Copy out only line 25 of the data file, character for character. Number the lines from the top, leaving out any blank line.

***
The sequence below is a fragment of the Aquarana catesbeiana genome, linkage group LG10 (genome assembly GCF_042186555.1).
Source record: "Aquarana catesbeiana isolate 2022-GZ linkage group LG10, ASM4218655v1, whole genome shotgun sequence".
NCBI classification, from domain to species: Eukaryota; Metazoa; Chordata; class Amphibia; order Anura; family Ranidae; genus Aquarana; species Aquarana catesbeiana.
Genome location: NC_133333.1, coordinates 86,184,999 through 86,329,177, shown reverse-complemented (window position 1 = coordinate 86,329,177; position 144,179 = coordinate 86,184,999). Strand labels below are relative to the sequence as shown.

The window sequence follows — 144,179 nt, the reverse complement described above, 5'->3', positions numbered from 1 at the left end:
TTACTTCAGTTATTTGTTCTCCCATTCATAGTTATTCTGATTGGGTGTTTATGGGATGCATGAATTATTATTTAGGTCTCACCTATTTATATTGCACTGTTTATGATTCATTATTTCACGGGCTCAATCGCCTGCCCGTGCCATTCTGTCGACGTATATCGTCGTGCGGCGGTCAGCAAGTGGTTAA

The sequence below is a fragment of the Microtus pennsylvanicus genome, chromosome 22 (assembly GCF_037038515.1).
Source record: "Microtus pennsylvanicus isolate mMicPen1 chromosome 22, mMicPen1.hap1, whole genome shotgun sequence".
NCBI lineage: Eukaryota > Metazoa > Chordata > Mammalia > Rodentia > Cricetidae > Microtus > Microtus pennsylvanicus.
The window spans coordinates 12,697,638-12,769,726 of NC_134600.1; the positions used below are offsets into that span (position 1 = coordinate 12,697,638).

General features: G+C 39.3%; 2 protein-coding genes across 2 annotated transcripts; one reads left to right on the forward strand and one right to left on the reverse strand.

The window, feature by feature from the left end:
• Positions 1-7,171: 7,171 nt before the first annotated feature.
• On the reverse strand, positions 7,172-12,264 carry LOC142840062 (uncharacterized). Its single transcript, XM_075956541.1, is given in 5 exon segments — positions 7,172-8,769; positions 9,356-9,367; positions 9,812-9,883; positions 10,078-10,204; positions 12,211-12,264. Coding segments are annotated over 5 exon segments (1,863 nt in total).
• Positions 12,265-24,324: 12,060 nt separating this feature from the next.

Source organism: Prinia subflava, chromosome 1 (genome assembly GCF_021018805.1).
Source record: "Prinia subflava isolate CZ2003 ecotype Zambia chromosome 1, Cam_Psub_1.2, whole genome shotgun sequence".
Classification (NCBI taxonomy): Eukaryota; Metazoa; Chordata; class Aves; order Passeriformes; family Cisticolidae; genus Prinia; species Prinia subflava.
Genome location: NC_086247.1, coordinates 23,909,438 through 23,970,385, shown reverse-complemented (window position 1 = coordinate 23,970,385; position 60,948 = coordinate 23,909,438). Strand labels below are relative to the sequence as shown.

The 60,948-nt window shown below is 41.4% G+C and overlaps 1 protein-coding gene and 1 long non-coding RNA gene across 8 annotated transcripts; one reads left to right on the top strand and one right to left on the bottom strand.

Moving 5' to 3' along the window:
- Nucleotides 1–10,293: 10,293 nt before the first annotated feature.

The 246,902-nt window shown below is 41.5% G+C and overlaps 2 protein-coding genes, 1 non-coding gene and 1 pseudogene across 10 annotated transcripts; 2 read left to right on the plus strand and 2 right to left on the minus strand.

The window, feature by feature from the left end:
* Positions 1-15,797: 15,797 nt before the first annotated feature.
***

* Positions 1-15,797: 15,797 nt before the first annotated feature.